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“What Would Du Bois Say About the Information Revolution?”

W.E.B. Du Bois Lecture Series, Harvard University

Notes On Three Lectures:

Using the work of W.E.B. Du Bois as a starting point, I wanted these three Lectures to explore the multiple dimensions of inequality, diversity and exclusion in the transition from an industrial to a post industrial, digital society.

The guiding question: “What would W.E.B. Du Bois say about our information revolution, with its social media and reliance on specialized knowledge networks, if he came back today — especially their implications for communities of color and the economically and politically disadvantaged?”

Lecture One, “What the Transition to a Digital Society Means for Those at the Bottom,” sets the stage – why is the topic of digital exclusion and inclusion so important for scholars and practitioners alike? And why is it costly for America to ignore it? I criticize narrow, misleading and all-too-prevalent techno-determinist approaches and contrast them to socially-determined, historically-rooted models of technology diffusion and appropriation.

Drawing from my own work on network exclusion, the digital divide and other framings in the U.S., Africa, Brazil and China, I offer a modified structural approach that I believe is best able to explain the benefits of inclusion and the costs of exclusion.

My “Communication at the Center” (C@C) model demonstrates how communication and media have become central to shaping the lives of individuals, organizations and societies.

As Du Bois traced the position of African Americans in the transition from an agricultural to an industry-based society, I examine the status of African Americans in the transition from industry to a networked knowledge society. I show that precisely because media and information assets are worth trillions of dollars in the global economy and because they increasingly shape popular perceptions of social reality, ownership and management of these scarce resources are hotly contested and in these contests black Americans have not fared well, whether in Hollywood or Silicon Valley.

Lecture Two, Policy Responses to Digital Inequality: Beyond Economics, drills down and applies my C@C / strategic re-structuring model to show how power, influence and public policy have been deployed to shape, and to often deflect, black ownership and management in legacy and new media while actively seeking black consumers.

The past decade-and-a-half has seen several pivotal instances of struggles to expand African American participation in both the legacy media and the new digital media, most notably the recent COMCAST-NBC / Universal settlement, earlier affirmative actions to use tax certificates to promote minority ownership and entrepreneurial efforts in Silicon Valley that created Net Noir and Black Planet, up to current black-themed web sites like The Root and The Griot.

These efforts are critical because they involve ownership and management strategies, not just to expand audiences and other consumption (i.e. games). Each of the examples that I use in this lecture reveals the challenges and opportunities that occur when African Americans try to influence the process of bringing communication to the center by changing ownership.

If black people have become great consumers of media, why have there been so few black successes in media ownership and management and what can be done to change this?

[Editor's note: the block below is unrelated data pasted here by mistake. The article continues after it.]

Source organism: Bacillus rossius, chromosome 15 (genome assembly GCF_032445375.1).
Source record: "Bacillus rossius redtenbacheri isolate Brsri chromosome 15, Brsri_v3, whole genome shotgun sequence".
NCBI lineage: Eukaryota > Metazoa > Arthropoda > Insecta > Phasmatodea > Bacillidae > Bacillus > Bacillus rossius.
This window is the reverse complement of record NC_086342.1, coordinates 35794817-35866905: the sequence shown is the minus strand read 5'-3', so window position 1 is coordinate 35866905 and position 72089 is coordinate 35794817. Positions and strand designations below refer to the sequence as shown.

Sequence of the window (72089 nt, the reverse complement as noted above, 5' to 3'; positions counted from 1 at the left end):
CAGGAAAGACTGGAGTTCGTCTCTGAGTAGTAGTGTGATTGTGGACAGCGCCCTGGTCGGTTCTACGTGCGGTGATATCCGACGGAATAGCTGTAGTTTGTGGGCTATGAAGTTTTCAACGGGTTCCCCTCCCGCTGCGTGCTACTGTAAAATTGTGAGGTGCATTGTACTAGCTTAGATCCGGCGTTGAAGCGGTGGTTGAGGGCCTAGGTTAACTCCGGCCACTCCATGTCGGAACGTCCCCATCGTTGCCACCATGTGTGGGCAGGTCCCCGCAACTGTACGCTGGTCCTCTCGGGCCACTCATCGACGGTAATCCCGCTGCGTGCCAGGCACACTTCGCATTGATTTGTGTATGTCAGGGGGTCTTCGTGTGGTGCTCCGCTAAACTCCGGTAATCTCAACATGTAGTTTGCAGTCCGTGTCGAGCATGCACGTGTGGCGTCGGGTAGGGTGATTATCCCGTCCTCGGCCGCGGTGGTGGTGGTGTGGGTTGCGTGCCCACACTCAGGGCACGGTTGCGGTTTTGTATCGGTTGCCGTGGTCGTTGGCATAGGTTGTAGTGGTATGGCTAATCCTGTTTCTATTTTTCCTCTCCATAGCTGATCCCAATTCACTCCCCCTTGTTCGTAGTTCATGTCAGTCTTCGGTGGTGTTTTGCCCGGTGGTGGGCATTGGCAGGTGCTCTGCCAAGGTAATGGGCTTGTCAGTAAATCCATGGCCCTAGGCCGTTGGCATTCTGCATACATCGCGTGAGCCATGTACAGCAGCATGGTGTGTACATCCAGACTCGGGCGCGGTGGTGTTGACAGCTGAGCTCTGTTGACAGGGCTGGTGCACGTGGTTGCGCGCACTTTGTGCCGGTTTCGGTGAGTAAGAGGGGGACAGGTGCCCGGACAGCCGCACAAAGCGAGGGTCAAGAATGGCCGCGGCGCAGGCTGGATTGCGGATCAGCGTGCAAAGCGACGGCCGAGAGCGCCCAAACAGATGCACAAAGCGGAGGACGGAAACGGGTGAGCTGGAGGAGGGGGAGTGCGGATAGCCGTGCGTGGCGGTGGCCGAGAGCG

Lecture Three is titled, “Structure, Agency and Culture in Digital Societies: Struggles at Home and Abroad.” Power, knowledge and struggles over diverse forms of inclusion and exclusion are expressed in several domains.

One is outward-looking, as Latinos, Asians and African Americans struggle to influence the policies of governments, philanthropies and others to favor their interests. A big struggle is ‘simply’ to re-redefine the very meaning of ‘diversity in a digital age.’

Other dynamics are more internal, as people of color look inward to nurture their own communities’ conversations, as with current efforts to define an online “black public sphere.”In the former case, I report on a continuing effort by thirty scholars and activists around the country, led by the USC Annenberg School, on a contract with the Federal Communication Commission to update its old definition of diversity, and thereby reform its regulatory policies.

In the latter case, I explore whether the explosion of the new information revolution has enhanced or weakened black public discourse. Has the eclipse of Black Scholar and the Crisis, and the demise of iconic platforms for progressive black thought such as the Black World, been offset (or indeed worsened?) by the Internet, whether by Google or even online black-themed sites like The Root or The Griot (owned by mainstream media publications, not black owners)? These challenges are not restricted to black intellectuals but are faced by thoughtful people around the world.

So what can scholars, intellectuals and digital pioneers do next in light of these observations and critiques? At the conclusion of Lecture Three I propose concrete actions that institutions and individuals can pursue to better understand and better influence these hugely important issues of collective and individual action. Indeed, at the core of these lectures is the age-old scholarly tension between structure and individual agency.

At the end of the day, how much freedom do any of us have individually, and through our various collectivities, to employ media technologies to be masters of our fate? Without an active and engaged African American media sphere, we may witness the slow decline of the black community as we have come to know it over the past ten generations. And like the proverbial canary in the mine, what does this portend for other communities and individuals seeking to assert their unique identities in the 21st century?